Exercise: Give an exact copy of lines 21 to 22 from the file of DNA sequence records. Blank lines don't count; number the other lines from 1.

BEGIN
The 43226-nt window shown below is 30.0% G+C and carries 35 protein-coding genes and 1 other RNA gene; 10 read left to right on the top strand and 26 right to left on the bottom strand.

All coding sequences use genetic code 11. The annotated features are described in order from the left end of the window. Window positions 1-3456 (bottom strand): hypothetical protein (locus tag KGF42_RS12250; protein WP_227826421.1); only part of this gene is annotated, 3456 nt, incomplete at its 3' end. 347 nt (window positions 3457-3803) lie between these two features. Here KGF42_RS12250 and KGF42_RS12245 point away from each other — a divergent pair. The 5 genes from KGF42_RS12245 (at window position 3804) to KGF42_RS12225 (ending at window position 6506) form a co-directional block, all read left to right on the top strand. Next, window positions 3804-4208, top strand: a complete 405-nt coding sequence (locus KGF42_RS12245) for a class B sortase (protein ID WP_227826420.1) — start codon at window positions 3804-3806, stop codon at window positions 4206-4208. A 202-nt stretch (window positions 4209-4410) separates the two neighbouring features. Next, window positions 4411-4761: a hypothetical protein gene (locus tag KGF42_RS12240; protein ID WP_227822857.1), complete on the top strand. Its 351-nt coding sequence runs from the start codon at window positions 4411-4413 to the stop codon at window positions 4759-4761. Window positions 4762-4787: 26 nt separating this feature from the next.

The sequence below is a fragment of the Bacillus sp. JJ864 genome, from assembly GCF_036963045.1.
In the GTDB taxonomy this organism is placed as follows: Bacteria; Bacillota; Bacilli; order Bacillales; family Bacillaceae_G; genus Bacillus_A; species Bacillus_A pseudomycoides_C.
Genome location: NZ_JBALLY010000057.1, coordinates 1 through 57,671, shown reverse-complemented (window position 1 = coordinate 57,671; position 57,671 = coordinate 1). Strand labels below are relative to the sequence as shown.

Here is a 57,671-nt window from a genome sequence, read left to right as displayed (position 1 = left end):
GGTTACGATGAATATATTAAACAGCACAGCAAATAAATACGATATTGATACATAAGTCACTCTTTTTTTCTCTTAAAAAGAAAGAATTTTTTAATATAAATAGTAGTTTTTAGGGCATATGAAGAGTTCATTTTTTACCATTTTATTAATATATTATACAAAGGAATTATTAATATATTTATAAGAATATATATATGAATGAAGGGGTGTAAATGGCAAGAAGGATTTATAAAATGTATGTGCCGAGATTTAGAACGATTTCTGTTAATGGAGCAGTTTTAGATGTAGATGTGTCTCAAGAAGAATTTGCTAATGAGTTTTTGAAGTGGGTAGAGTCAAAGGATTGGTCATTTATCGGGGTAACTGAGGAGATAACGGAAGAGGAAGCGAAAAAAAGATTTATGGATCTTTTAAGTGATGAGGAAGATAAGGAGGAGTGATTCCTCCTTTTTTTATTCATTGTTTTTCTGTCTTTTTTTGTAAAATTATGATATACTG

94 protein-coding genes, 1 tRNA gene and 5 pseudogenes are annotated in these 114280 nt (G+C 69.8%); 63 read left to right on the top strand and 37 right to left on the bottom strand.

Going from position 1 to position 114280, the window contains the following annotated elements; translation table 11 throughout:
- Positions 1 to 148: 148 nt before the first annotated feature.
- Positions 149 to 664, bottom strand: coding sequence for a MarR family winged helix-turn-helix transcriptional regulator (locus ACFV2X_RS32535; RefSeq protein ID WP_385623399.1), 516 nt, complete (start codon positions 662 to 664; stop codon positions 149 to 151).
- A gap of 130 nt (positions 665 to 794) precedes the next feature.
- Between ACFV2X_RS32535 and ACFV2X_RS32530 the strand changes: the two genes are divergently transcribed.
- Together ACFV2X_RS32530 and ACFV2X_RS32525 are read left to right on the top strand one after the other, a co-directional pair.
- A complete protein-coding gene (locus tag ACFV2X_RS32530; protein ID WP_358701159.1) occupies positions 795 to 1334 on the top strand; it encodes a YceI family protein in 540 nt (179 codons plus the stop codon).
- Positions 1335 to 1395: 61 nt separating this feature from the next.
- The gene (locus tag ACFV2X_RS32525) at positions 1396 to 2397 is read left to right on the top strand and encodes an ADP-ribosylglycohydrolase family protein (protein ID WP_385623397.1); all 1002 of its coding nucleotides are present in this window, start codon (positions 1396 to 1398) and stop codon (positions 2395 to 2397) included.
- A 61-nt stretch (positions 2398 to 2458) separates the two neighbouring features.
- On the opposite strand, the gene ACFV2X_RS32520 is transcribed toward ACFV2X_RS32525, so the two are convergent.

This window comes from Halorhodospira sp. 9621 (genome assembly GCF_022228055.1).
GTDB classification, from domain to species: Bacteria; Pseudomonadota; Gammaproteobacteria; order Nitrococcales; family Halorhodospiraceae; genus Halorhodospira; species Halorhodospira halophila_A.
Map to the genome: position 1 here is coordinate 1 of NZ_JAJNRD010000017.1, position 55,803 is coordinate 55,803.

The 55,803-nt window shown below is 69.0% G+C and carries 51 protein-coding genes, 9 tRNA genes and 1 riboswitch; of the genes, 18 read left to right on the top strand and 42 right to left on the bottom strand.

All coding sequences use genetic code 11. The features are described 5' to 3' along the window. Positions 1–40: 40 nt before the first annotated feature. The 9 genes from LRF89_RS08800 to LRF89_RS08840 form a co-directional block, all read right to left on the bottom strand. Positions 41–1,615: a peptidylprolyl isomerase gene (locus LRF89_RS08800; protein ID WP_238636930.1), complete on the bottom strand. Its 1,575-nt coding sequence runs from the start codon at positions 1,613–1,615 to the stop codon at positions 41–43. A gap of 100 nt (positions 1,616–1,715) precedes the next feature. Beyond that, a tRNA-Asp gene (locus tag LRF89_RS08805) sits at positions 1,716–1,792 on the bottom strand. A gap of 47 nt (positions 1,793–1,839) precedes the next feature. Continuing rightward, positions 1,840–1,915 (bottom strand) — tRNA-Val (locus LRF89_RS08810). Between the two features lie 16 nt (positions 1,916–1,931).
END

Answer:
GTDB classification, from domain to species: Bacteria; Pseudomonadota; Gammaproteobacteria; order Nitrococcales; family Halorhodospiraceae; genus Halorhodospira; species Halorhodospira halophila_A.
Map to the genome: position 1 here is coordinate 1 of NZ_JAJNRD010000017.1, position 55,803 is coordinate 55,803.